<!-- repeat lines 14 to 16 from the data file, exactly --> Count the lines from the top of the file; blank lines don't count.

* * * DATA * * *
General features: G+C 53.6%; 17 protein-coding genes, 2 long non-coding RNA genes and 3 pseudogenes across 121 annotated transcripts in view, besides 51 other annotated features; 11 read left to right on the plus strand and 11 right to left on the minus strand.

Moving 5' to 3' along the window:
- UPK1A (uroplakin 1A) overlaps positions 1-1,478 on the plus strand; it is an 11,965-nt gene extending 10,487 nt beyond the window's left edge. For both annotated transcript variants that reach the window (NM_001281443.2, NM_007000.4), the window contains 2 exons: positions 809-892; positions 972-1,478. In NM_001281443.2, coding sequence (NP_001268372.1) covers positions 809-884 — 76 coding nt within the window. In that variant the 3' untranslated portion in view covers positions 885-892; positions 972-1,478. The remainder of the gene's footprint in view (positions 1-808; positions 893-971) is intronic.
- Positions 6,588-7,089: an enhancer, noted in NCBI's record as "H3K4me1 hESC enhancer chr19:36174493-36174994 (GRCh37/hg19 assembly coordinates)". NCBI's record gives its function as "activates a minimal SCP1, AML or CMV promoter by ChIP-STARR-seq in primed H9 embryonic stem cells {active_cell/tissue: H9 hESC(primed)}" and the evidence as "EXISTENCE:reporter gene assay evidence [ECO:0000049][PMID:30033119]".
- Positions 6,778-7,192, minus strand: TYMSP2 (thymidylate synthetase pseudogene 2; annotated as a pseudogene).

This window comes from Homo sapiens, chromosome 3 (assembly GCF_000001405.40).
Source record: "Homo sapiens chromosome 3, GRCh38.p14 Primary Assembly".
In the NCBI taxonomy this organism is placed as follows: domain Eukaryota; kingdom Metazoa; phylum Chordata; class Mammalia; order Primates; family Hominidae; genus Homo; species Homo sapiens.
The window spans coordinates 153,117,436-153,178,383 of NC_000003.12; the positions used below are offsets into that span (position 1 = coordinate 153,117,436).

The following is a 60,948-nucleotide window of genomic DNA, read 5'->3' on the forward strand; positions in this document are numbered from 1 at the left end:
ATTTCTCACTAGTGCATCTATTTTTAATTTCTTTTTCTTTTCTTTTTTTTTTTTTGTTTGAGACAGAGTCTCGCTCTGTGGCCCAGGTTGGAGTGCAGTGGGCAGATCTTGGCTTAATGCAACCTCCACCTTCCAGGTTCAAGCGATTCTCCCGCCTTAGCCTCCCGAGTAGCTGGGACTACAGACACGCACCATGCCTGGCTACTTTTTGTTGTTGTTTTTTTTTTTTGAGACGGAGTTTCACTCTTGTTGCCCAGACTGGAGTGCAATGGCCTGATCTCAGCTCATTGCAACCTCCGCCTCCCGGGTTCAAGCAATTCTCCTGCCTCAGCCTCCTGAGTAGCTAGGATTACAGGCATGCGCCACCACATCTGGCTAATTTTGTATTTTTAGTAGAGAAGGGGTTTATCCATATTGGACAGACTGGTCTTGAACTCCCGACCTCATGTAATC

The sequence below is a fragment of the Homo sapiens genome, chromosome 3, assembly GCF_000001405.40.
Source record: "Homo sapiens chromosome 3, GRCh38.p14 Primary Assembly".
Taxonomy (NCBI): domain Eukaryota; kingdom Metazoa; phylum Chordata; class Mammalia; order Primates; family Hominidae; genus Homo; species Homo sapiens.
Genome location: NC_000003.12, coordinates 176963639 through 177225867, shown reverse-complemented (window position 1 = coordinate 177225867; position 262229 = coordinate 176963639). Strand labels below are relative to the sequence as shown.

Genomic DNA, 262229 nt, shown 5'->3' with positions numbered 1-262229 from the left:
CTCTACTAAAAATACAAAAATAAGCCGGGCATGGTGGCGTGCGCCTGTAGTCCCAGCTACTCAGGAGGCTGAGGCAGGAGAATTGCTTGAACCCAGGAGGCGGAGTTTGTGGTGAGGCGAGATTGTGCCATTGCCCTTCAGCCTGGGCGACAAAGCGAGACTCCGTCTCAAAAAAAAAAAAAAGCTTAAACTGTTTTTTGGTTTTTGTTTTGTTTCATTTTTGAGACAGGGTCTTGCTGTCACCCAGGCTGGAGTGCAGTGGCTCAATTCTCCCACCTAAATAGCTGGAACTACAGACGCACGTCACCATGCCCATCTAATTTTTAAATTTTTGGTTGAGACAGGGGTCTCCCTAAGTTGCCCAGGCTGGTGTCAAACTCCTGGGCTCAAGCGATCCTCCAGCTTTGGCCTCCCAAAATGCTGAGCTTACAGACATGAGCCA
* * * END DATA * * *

Taxonomy (NCBI): domain Eukaryota; kingdom Metazoa; phylum Chordata; class Mammalia; order Primates; family Hominidae; genus Homo; species Homo sapiens.
Genome location: NC_000003.12, coordinates 176963639 through 177225867, shown reverse-complemented (window position 1 = coordinate 177225867; position 262229 = coordinate 176963639). Strand labels below are relative to the sequence as shown.

Genomic DNA, 262229 nt, shown 5'->3' with positions numbered 1-262229 from the left: